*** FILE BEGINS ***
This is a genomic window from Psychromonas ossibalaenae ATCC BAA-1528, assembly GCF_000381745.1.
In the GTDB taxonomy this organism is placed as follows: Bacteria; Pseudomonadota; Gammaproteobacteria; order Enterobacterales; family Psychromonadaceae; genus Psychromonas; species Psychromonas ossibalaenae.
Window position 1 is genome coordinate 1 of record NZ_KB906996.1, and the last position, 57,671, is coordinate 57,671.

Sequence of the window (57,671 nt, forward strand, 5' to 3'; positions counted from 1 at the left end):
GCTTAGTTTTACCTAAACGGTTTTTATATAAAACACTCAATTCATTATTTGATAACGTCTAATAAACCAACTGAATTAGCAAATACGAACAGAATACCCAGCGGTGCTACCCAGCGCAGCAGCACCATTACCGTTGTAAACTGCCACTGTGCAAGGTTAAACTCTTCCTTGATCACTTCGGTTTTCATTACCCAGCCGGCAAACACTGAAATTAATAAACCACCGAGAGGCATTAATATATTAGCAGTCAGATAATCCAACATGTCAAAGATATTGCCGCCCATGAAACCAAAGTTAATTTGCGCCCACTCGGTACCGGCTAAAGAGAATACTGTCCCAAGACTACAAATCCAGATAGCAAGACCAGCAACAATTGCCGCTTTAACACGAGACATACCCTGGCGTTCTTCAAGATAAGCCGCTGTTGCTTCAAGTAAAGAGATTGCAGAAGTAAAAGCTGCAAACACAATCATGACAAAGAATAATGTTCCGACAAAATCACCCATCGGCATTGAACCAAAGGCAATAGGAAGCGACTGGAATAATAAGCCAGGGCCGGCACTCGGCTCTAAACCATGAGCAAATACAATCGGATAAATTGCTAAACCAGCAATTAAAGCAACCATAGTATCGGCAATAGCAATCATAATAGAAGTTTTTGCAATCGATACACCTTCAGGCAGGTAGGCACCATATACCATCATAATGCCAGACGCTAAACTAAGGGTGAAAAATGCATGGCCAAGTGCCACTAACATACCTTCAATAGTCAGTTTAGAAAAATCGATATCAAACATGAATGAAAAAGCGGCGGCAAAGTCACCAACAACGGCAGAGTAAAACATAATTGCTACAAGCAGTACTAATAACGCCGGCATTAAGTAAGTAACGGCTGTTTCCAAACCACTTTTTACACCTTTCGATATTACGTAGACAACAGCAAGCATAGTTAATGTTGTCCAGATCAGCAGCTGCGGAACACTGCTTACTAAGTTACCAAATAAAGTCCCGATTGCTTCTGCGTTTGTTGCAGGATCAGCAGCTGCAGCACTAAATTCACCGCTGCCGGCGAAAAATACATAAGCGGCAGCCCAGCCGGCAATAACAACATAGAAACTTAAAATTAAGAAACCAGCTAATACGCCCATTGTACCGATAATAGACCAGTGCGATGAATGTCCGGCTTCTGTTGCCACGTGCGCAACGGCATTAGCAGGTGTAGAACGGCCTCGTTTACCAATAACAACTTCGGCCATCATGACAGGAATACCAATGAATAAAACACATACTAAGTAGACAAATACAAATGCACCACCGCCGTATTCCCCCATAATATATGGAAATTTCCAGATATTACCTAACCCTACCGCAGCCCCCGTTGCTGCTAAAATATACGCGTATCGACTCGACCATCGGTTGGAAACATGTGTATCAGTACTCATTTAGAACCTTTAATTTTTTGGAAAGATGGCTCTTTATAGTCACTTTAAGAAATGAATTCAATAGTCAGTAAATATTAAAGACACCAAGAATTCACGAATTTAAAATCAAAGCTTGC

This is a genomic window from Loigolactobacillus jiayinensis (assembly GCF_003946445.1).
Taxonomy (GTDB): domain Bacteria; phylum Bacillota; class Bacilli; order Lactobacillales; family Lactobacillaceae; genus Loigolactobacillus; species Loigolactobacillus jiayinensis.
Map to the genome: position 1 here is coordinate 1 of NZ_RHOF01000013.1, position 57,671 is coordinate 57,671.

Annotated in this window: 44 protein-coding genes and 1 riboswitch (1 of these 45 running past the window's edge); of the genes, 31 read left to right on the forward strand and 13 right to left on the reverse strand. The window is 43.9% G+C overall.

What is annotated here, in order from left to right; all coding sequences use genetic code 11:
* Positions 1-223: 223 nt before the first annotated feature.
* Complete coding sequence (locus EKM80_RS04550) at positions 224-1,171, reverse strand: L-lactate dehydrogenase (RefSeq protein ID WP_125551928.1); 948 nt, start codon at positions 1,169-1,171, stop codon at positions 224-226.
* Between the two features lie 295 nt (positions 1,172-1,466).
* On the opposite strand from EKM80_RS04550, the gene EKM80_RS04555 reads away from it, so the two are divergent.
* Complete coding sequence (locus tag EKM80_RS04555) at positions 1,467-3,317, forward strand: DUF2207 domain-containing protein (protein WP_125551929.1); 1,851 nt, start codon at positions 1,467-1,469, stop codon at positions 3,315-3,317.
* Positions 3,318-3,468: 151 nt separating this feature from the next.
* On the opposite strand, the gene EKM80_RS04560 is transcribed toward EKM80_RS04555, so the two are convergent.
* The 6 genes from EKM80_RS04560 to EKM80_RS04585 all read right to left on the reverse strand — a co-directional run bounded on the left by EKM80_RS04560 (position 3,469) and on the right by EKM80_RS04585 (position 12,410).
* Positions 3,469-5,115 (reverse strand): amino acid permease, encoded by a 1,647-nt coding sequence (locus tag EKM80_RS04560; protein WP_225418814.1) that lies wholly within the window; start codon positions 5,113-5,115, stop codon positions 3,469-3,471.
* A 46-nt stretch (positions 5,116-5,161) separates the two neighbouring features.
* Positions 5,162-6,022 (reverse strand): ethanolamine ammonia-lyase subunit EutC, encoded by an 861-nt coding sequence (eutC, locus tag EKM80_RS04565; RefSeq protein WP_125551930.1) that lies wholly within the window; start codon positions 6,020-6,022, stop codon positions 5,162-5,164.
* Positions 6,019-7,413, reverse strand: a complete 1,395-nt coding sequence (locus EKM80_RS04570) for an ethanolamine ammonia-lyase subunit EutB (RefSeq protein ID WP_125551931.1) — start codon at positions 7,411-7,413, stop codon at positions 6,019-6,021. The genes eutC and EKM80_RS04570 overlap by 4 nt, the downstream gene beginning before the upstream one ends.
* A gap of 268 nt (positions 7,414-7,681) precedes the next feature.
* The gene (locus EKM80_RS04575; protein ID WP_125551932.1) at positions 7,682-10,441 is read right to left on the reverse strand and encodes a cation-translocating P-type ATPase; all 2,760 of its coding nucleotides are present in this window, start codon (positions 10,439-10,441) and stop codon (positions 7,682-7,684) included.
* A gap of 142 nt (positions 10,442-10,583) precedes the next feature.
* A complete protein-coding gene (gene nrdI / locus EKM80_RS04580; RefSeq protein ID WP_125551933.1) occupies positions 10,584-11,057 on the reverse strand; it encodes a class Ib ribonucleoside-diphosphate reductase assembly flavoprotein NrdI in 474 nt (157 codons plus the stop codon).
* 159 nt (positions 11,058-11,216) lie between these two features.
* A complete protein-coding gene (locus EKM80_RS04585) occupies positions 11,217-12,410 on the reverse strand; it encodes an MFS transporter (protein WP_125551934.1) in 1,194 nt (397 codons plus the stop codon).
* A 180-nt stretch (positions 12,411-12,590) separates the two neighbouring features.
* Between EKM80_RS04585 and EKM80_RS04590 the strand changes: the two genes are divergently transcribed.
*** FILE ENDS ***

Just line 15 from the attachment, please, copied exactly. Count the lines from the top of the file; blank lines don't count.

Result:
* Complete coding sequence (locus tag EKM80_RS04555) at positions 1,467-3,317, forward strand: DUF2207 domain-containing protein (protein WP_125551929.1); 1,851 nt, start codon at positions 1,467-1,469, stop codon at positions 3,315-3,317.